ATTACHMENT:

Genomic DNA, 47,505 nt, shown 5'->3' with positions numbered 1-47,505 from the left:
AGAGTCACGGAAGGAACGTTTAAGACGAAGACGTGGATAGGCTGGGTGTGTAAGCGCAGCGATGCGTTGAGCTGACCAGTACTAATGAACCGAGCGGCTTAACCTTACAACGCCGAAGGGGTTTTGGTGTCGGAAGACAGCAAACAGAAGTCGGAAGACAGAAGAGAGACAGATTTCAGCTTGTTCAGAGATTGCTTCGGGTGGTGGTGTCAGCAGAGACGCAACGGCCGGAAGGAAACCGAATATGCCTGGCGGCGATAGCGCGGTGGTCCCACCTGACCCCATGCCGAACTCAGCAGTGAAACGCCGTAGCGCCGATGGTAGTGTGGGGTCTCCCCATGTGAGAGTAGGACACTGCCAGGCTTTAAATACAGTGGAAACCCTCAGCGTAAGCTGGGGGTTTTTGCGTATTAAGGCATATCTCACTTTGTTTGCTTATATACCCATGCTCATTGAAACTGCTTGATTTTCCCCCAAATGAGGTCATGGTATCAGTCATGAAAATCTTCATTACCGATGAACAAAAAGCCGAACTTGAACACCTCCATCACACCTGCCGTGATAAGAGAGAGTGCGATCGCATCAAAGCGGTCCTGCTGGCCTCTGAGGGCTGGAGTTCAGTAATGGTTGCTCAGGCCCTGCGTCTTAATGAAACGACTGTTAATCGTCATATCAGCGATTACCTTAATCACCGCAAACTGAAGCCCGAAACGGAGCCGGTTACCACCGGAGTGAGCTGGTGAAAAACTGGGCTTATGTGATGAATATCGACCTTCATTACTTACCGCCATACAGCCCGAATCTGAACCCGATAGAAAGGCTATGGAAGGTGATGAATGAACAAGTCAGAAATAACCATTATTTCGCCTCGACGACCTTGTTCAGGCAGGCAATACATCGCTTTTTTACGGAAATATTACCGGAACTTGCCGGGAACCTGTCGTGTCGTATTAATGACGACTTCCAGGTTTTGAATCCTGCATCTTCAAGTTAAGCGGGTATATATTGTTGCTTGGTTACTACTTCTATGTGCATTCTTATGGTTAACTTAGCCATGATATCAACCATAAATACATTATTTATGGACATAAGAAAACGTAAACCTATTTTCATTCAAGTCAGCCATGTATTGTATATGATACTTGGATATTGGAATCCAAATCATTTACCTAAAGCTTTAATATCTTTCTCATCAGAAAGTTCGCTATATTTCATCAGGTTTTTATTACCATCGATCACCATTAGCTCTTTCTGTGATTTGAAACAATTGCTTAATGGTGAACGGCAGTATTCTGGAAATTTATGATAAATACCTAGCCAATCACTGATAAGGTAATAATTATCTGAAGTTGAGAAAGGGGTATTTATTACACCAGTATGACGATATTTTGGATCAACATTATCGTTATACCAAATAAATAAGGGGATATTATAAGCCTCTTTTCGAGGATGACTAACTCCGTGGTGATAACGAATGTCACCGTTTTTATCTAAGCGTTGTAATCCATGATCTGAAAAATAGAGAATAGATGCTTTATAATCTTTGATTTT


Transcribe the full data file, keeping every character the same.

Genomic DNA, 47,505 nt, shown 5'->3' with positions numbered 1-47,505 from the left:
AGAGTCACGGAAGGAACGTTTAAGACGAAGACGTGGATAGGCTGGGTGTGTAAGCGCAGCGATGCGTTGAGCTGACCAGTACTAATGAACCGAGCGGCTTAACCTTACAACGCCGAAGGGGTTTTGGTGTCGGAAGACAGCAAACAGAAGTCGGAAGACAGAAGAGAGACAGATTTCAGCTTGTTCAGAGATTGCTTCGGGTGGTGGTGTCAGCAGAGACGCAACGGCCGGAAGGAAACCGAATATGCCTGGCGGCGATAGCGCGGTGGTCCCACCTGACCCCATGCCGAACTCAGCAGTGAAACGCCGTAGCGCCGATGGTAGTGTGGGGTCTCCCCATGTGAGAGTAGGACACTGCCAGGCTTTAAATACAGTGGAAACCCTCAGCGTAAGCTGGGGGTTTTTGCGTATTAAGGCATATCTCACTTTGTTTGCTTATATACCCATGCTCATTGAAACTGCTTGATTTTCCCCCAAATGAGGTCATGGTATCAGTCATGAAAATCTTCATTACCGATGAACAAAAAGCCGAACTTGAACACCTCCATCACACCTGCCGTGATAAGAGAGAGTGCGATCGCATCAAAGCGGTCCTGCTGGCCTCTGAGGGCTGGAGTTCAGTAATGGTTGCTCAGGCCCTGCGTCTTAATGAAACGACTGTTAATCGTCATATCAGCGATTACCTTAATCACCGCAAACTGAAGCCCGAAACGGAGCCGGTTACCACCGGAGTGAGCTGGTGAAAAACTGGGCTTATGTGATGAATATCGACCTTCATTACTTACCGCCATACAGCCCGAATCTGAACCCGATAGAAAGGCTATGGAAGGTGATGAATGAACAAGTCAGAAATAACCATTATTTCGCCTCGACGACCTTGTTCAGGCAGGCAATACATCGCTTTTTTACGGAAATATTACCGGAACTTGCCGGGAACCTGTCGTGTCGTATTAATGACGACTTCCAGGTTTTGAATCCTGCATCTTCAAGTTAAGCGGGTATATATTGTTGCTTGGTTACTACTTCTATGTGCATTCTTATGGTTAACTTAGCCATGATATCAACCATAAATACATTATTTATGGACATAAGAAAACGTAAACCTATTTTCATTCAAGTCAGCCATGTATTGTATATGATACTTGGATATTGGAATCCAAATCATTTACCTAAAGCTTTAATATCTTTCTCATCAGAAAGTTCGCTATATTTCATCAGGTTTTTATTACCATCGATCACCATTAGCTCTTTCTGTGATTTGAAACAATTGCTTAATGGTGAACGGCAGTATTCTGGAAATTTATGATAAATACCTAGCCAATCACTGATAAGGTAATAATTATCTGAAGTTGAGAAAGGGGTATTTATTACACCAGTATGACGATATTTTGGATCAACATTATCGTTATACCAAATAAATAAGGGGATATTATAAGCCTCTTTTCGAGGATGACTAACTCCGTGGTGATAACGAATGTCACCGTTTTTATCTAAGCGTTGTAATCCATGATCTGAAAAATAGAGAATAGATGCTTTATAATCTTTGATTTT